DIY RGB-LED Glow Poi With Remote Control Using Arduino
















Hello Everyone!
This is my first guide and (hopefully) the first one in a series of guides on my quest to create an open-source RGB-LED visual poi. To keep it simple first, this is going to result in a simple led-poi featuring remote control via IR and all kinds of colour-change-animations.

Keep in mind: This kind of poi (without IR-remote) can be bought for around 20$ on Amazon, so this is not worth the effort financially – DIY for the experience, not the result.

I hope people will contribute animations to the GitHub of this project resulting in a great variety of animations for you to choose from and therefore giving this version some more value compared to the over-the-counter ones.


First of all a few safety warnings. Only attempt this build if you know what you are doing. I am not an electrical engineer, I am not to be held liable if something goes wrong. A few dangerous steps/materials are involved and you should be aware of them:

Lipos might be dangerous. Especially soldering, shorting and storing LiPos comes with a variety of dangers. Even if the build goes well, wires might come loose, the cells might get damaged or one of the no-name Chinese components might fail and cause a short. Don’t let them charge unattended, best use an external charger to charge them up, remove the lipo for storage & transport (best is to store them in one of those „lipo bags“ I believe).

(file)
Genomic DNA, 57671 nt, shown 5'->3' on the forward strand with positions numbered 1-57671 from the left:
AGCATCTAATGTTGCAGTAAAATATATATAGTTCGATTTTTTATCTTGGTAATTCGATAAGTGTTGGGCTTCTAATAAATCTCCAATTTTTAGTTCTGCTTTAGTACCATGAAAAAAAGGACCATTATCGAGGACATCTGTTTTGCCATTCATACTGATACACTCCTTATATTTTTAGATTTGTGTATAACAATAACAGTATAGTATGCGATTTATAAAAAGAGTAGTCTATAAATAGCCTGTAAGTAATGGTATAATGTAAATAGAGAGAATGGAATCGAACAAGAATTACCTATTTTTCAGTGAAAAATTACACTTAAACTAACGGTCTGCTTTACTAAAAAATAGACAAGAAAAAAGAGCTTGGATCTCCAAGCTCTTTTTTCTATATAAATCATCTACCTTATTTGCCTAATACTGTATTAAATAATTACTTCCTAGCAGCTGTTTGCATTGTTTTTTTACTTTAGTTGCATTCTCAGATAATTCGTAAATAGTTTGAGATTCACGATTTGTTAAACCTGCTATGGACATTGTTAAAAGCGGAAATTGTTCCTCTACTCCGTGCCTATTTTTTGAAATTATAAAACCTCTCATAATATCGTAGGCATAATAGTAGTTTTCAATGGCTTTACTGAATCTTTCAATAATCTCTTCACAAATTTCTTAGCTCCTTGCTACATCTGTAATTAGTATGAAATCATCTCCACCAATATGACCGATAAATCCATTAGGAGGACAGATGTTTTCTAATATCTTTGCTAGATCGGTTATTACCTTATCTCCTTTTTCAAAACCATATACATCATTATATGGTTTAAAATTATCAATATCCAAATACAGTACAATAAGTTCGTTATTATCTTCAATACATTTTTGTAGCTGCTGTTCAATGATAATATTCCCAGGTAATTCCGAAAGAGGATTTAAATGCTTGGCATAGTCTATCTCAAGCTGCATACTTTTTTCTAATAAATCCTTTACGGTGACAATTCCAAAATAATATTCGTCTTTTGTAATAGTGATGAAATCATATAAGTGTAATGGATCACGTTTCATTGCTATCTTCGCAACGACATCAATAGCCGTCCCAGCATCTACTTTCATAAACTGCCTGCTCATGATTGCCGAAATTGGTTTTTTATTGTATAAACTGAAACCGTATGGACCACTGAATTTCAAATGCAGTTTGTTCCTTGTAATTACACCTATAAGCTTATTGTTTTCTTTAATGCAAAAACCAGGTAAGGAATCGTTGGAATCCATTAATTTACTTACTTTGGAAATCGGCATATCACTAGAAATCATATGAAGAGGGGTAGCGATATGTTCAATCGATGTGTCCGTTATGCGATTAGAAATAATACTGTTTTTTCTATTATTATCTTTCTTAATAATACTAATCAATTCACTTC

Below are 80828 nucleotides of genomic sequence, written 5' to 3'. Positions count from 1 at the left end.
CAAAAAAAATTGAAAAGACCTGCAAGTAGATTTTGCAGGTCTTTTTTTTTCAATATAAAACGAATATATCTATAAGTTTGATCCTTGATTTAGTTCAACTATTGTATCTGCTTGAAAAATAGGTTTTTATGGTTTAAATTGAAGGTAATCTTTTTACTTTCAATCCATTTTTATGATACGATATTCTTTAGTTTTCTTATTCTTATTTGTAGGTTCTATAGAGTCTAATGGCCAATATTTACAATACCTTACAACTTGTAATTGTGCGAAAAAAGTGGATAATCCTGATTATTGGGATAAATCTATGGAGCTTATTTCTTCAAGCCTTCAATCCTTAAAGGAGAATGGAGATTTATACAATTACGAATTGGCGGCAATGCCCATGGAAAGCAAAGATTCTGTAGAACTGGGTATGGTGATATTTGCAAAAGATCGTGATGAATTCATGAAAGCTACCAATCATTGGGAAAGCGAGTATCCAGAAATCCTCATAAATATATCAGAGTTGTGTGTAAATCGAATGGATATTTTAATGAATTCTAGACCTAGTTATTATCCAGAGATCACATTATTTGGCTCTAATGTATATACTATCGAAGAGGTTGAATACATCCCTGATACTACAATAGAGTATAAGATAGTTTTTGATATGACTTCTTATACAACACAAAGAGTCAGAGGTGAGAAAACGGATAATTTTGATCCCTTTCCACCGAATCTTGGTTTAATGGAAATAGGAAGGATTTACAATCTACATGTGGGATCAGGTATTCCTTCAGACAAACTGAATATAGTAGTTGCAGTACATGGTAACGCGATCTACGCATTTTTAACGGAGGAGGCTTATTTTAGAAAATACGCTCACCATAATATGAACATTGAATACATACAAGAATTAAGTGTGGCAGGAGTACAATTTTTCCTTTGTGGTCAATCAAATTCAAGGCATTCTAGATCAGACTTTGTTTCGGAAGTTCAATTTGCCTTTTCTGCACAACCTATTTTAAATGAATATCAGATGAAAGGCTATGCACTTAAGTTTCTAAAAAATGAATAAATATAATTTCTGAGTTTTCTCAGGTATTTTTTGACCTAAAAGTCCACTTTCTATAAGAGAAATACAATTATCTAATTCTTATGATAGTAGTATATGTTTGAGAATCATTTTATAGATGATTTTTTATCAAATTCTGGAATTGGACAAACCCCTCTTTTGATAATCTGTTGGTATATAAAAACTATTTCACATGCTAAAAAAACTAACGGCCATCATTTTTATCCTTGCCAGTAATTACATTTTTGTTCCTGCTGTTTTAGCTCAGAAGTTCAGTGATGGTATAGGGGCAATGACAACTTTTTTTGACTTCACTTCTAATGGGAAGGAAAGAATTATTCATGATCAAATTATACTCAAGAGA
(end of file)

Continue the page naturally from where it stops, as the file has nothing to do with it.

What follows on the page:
The pois are subject to some significant forces when performing with them. If you hit someone or something with them or a print fails & parts fly around people might get hurt.

Use common sense, be aware of the dangers, read up on your own if you are unsure. You get the idea.

If I haven’t spooked you, enjoy the build & have fun with them.

Step 1: Material & Tools

Material Tools (1)










Bill of Materials

First lets take a look at what we need for this build. I recommend to buy most of the stuff at AliExpress if you have the time to wait. I only found the lipos at HobbyKing though.Bill of Materials 1 (1)










Step 2: 3D Printing

Since this takes the longest time, we’re going to start by printing all parts for this build twice with support placement „everywhere”.

Head over to Thingiverse, download the STL files and slice with your favourite slicer.

I used clear PLA at 0.28 resolution which worked fine but if you can, you might want to use a stronger material to be on the safe side and prevent any malfunctions during spinning.

The result is more opaque than transparent which is good for us since the poi acts as a diffusor and lights up nicely without single LEDs visible. After the prints are done, leave the support material on and screw & unscrew the two halves a bunch of times. The support material provides a better grip and once they fit well together, you can remove all supports.

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